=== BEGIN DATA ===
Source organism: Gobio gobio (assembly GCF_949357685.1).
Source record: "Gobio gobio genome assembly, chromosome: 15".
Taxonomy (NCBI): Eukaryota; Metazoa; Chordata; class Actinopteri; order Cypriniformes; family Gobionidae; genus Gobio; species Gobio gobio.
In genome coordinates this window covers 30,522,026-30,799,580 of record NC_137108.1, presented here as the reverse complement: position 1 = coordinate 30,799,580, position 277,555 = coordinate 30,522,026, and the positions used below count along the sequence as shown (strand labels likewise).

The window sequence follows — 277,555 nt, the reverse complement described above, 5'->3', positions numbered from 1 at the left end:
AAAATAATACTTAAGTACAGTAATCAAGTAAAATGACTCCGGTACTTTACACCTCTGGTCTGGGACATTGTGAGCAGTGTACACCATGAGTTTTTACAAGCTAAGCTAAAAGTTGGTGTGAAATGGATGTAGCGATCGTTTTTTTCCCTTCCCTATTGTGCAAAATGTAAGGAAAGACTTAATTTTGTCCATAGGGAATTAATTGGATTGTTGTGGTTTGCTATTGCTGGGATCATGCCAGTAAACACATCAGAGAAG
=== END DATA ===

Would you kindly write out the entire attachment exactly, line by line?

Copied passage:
Source organism: Gobio gobio (assembly GCF_949357685.1).
Source record: "Gobio gobio genome assembly, chromosome: 15".
Taxonomy (NCBI): Eukaryota; Metazoa; Chordata; class Actinopteri; order Cypriniformes; family Gobionidae; genus Gobio; species Gobio gobio.
In genome coordinates this window covers 30,522,026-30,799,580 of record NC_137108.1, presented here as the reverse complement: position 1 = coordinate 30,799,580, position 277,555 = coordinate 30,522,026, and the positions used below count along the sequence as shown (strand labels likewise).

The window sequence follows — 277,555 nt, the reverse complement described above, 5'->3', positions numbered from 1 at the left end:
AAAATAATACTTAAGTACAGTAATCAAGTAAAATGACTCCGGTACTTTACACCTCTGGTCTGGGACATTGTGAGCAGTGTACACCATGAGTTTTTACAAGCTAAGCTAAAAGTTGGTGTGAAATGGATGTAGCGATCGTTTTTTTCCCTTCCCTATTGTGCAAAATGTAAGGAAAGACTTAATTTTGTCCATAGGGAATTAATTGGATTGTTGTGGTTTGCTATTGCTGGGATCATGCCAGTAAACACATCAGAGAAG